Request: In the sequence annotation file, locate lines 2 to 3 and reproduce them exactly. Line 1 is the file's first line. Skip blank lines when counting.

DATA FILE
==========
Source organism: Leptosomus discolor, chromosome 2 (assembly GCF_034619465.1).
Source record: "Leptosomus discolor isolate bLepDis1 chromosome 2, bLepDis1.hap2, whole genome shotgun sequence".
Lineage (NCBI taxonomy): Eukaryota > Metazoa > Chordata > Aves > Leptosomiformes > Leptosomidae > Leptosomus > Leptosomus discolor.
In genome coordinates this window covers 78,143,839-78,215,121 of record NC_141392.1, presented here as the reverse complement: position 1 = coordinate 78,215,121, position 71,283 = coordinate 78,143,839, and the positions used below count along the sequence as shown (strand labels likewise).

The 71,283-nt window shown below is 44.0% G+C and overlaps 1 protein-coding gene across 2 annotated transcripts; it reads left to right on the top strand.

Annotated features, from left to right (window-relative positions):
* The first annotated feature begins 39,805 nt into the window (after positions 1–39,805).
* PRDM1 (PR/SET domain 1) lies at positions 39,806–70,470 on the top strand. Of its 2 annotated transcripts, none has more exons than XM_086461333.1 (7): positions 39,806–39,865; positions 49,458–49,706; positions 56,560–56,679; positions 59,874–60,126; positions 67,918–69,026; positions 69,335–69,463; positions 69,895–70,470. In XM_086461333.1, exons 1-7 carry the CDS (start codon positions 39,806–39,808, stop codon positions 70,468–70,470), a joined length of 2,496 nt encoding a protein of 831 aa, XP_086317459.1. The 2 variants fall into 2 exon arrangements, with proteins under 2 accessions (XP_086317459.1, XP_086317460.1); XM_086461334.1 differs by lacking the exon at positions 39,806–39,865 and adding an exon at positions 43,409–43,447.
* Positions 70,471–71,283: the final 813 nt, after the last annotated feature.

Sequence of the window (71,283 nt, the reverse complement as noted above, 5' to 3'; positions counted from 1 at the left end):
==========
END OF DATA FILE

Source record: "Leptosomus discolor isolate bLepDis1 chromosome 2, bLepDis1.hap2, whole genome shotgun sequence".
Lineage (NCBI taxonomy): Eukaryota > Metazoa > Chordata > Aves > Leptosomiformes > Leptosomidae > Leptosomus > Leptosomus discolor.